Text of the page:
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24.7.10

david seesing symbiosis 2
Symbiosis
david seesing symbiosis 3
Symbiosis
Designer David Seesing from the Royal College has designed an environmentally friendly car called the Symbiosis. The innovative design allows for an interesting car frame made from aluminum and consolidated with carbon nano-tubes to increase the heat and electrical conductivity of the material. The frames are printed with piezoelectric crystals which generate electricity from the air flow. The car's internal capsule contains a transparent shell which is embedded with photovoltaic cells to collect solar energy. The Symbiosis draws power from four electric motors. Interestingly the concept has built-in wheels thus, saving space and air can freely flow through the frame.

david seesing symbiosis 4
Symbiosis
"Piezo crystals" are special minerals that have electromagnetic properties. When piezo crystals are compressed or stretched, they produce an electric field. This is called the "piezoelectric effect." Piezo cells have small, positively charged particles at their center. Whenever force is exerted on the crystal, this small particle is forced to move and create a charge. This electric field can be harnessed to produce voltage.

http://www.carbodydesign.com/archive/2010/02/rca-design-students-bentley-of-the-future/David-Seesing-lg.jpgThe electrical charge created by a piezo crystal is fairly low. To compensate for this, they are usually used in high-repetition applications. One method that uses piezo energy to create electricity harnesses personal human power.

People move thousands of times each day. Piezo crystals can be embedded in everyday apparel like shoes. Every time a person takes a step, the crystal generates a small charge. Over time and with thousands of steps, these small charges build up until the amount becomes significant. This energy can be used to keep personal electronics, such as cellphones and MP3 players, fully charged.
Another way that piezoelectric energy can be used is by linking many separate crystals. Because the small charges from each crystal combine, they can create one large source of power.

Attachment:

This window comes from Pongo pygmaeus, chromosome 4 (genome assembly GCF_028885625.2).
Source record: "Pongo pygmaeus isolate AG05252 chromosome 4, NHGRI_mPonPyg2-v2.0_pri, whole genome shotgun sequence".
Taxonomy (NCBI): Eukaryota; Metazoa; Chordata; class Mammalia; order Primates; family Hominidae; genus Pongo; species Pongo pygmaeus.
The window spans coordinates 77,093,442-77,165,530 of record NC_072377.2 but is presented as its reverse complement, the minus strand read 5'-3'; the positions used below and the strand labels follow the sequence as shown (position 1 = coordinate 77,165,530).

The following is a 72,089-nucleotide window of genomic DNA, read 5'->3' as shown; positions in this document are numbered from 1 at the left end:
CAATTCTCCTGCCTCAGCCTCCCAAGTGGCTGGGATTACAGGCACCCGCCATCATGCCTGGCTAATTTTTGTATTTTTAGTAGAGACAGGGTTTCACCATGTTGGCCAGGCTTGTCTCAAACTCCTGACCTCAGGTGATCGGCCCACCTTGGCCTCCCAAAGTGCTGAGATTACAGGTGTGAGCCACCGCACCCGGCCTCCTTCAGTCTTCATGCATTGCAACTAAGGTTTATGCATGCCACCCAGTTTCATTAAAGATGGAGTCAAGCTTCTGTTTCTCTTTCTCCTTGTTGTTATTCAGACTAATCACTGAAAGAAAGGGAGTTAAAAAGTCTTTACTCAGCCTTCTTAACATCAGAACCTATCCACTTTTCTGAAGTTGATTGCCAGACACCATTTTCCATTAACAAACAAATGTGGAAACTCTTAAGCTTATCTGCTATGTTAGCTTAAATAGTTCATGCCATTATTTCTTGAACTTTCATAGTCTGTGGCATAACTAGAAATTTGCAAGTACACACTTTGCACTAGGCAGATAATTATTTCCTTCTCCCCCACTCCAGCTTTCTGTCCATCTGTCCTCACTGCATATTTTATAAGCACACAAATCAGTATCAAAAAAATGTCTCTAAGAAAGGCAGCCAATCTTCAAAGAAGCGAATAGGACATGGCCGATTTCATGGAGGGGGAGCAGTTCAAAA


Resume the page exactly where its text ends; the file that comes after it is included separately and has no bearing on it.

In high-traffic areas like subway stations and sidewalks, piezoelectric crystals are embedded in staircases and floor tiles. These individual generators are all linked. As crowds of people walk through the area and generate force, the system collects the energy. Individually, the small charges are insignificant, but together, they can power electronics or be stored for future use.

最佳环保设计奖得主David Seesing, Miika Heikkinen and Marten Wallgren.jpg
The advantage of piezoelectric energy is that it is completely clean and renewable. Innovations in coming years will create systems that generate power at many different levels, the individual sources working together toward energy independence.



future-ebike
Designer David Seesing from the Royal College has designed an environmentally friendly car called the Symbiosis. The innovative design allows for an interesting car frame made from aluminum and consolidated with carbon nano-tubes to increase the heat and electrical conductivity of the material. The frames are printed with piezoelectric crystals which generate electricity from the air flow. The car's internal capsule contains a transparent shell which is embedded with photovoltaic cells to collect solar energy. The Symbiosis draws power from four electric motors. Interestingly the concept has built-in wheels thus, saving space and air can freely flow through the frame.